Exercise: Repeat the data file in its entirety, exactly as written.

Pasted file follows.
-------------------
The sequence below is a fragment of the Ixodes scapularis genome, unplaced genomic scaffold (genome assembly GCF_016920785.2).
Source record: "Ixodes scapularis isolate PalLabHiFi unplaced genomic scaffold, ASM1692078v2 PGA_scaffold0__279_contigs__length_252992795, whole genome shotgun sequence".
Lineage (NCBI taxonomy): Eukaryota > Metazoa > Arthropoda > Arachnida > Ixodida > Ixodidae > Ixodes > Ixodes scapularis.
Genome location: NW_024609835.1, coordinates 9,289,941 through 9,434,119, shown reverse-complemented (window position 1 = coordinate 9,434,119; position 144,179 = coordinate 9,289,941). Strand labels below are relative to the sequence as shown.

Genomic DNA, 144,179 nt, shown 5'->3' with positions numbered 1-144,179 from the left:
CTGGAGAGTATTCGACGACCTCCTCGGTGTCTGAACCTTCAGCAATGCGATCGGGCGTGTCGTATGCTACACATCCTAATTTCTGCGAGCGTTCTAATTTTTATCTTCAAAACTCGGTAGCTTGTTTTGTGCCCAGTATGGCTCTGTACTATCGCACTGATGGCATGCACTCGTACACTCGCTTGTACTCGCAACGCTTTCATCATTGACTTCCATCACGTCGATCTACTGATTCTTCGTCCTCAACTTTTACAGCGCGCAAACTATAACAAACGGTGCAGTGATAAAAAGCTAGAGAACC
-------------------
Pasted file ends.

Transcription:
The sequence below is a fragment of the Ixodes scapularis genome, unplaced genomic scaffold (genome assembly GCF_016920785.2).
Source record: "Ixodes scapularis isolate PalLabHiFi unplaced genomic scaffold, ASM1692078v2 PGA_scaffold0__279_contigs__length_252992795, whole genome shotgun sequence".
Lineage (NCBI taxonomy): Eukaryota > Metazoa > Arthropoda > Arachnida > Ixodida > Ixodidae > Ixodes > Ixodes scapularis.
Genome location: NW_024609835.1, coordinates 9,289,941 through 9,434,119, shown reverse-complemented (window position 1 = coordinate 9,434,119; position 144,179 = coordinate 9,289,941). Strand labels below are relative to the sequence as shown.

Genomic DNA, 144,179 nt, shown 5'->3' with positions numbered 1-144,179 from the left:
CTGGAGAGTATTCGACGACCTCCTCGGTGTCTGAACCTTCAGCAATGCGATCGGGCGTGTCGTATGCTACACATCCTAATTTCTGCGAGCGTTCTAATTTTTATCTTCAAAACTCGGTAGCTTGTTTTGTGCCCAGTATGGCTCTGTACTATCGCACTGATGGCATGCACTCGTACACTCGCTTGTACTCGCAACGCTTTCATCATTGACTTCCATCACGTCGATCTACTGATTCTTCGTCCTCAACTTTTACAGCGCGCAAACTATAACAAACGGTGCAGTGATAAAAAGCTAGAGAACC